I have two questions related to time series forecasting with ARIMA:

  1. Does ARIMA require normally distributed errors or normally distributed input data ?
  2. Are there any assumptions on input time series data for ARIMA model and exogenous variables for ARIMAX model ?
  • 1
    It depends; you can estimate parameters without assuming normality, but inference such as hypothesis tests and confidence intervals are based on that assumption. – Glen_b Dec 11 '13 at 23:08
up vote 5 down vote accepted

First, having normally distributed errors is equivalent to having normally distributed observations for any linear time series model.

Second, it is not necessary to assume normality of errors. Often, maximum likelihood is used to estimate the parameters of the model, and then a Gaussian likelihood is used, but it gives good results even with non-normal data. Where normality of errors is often assumed is in using the AIC for order selection, and in computing prediction intervals.

There are several specifications of ARIMA models with exogenous variables, and more than one such specification has been called an ARIMAX model, so it is not possible to precisely answer your second question without you specifying the model more accurately. For discussion of some of the models, see http://robjhyndman.com/hyndsight/arimax/

  • Could you give any explanation why a Gaussian likelihood gives good results even with non-normal data? Or provide a reference? I understand how that works in a multiple regression but intuitively thought that ARIMA models may be more sensitive to deviations from normality (when normality is used in MLE). – Richard Hardy Mar 24 '15 at 17:09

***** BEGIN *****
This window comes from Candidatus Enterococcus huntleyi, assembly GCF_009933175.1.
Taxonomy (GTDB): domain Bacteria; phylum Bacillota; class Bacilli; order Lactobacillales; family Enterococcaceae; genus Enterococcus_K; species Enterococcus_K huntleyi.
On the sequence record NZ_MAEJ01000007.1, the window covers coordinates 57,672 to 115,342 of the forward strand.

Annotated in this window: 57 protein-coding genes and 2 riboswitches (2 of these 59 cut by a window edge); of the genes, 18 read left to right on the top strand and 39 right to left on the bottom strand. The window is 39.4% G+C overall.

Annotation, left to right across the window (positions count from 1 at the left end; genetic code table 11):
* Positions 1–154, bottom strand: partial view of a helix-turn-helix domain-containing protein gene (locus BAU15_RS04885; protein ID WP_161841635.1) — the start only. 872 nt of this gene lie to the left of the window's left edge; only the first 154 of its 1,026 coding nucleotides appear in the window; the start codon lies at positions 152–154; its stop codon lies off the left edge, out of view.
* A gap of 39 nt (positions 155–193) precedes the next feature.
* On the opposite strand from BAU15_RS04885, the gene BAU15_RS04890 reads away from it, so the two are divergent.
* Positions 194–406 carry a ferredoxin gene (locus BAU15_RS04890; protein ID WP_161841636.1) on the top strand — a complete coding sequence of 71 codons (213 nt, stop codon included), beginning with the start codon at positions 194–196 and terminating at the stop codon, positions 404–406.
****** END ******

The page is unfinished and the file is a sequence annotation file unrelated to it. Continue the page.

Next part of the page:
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    MLE with a Gaussian likelihood is asymptotically equivalent to least squares estimation. Minimizing the sum of squared errors should work ok for almost all distributions. – Rob Hyndman Mar 24 '15 at 23:27
  • I'm curious if it would for extreme values of sequences. For example, could I use ARIMA to predict the maximum price of a stock over 10 minute intervals? (Assuming the stock movement is not a totally random walk) – RegressForward May 18 '15 at 0:15

1.Errors 2.Equal length

I need at least 30 characters to post so I have these words here.

  • thanks so much. I'm not sure then why people transform input data when there is really no assumption on the data, rather the assumption is on errors. Any insights appreciated as textbooks don't provide these type of information. – forecaster Dec 13 '13 at 1:14
  • @forecaster In order to identify an ARIMA model via an AIC criteria or to formally test the significance of estimated parameters via a T test or an F test the residuals should not exhibit non-randomness. THe Gaussian assumptions have all to do with the model's error process and nothing to do with the distribution of the observed series. For sure the originally observed series is functionally related to the error process via the model BUT there are no parametric distributional requirements for the observed series. My comments are all supportive of Glen B's reflections. – IrishStat Dec 16 '13 at 14:23

To answer your first question and to quote from [1],

Mathematics tell  us  that linear predictor can be optimal only when the process is
Gaussian. When the process is non-Gaussian, a better predictor may be 
given by a non-linear dynamic model (Masani and Wiener,  1959).

Why statisticians, both young and old, keep themselves silent about it I do not know.


[1] Ozaki, T. & Iino, M. An innovation approach to non-Gaussian time series analysis Journal of Applied Probability, 2001, 38, 78-92

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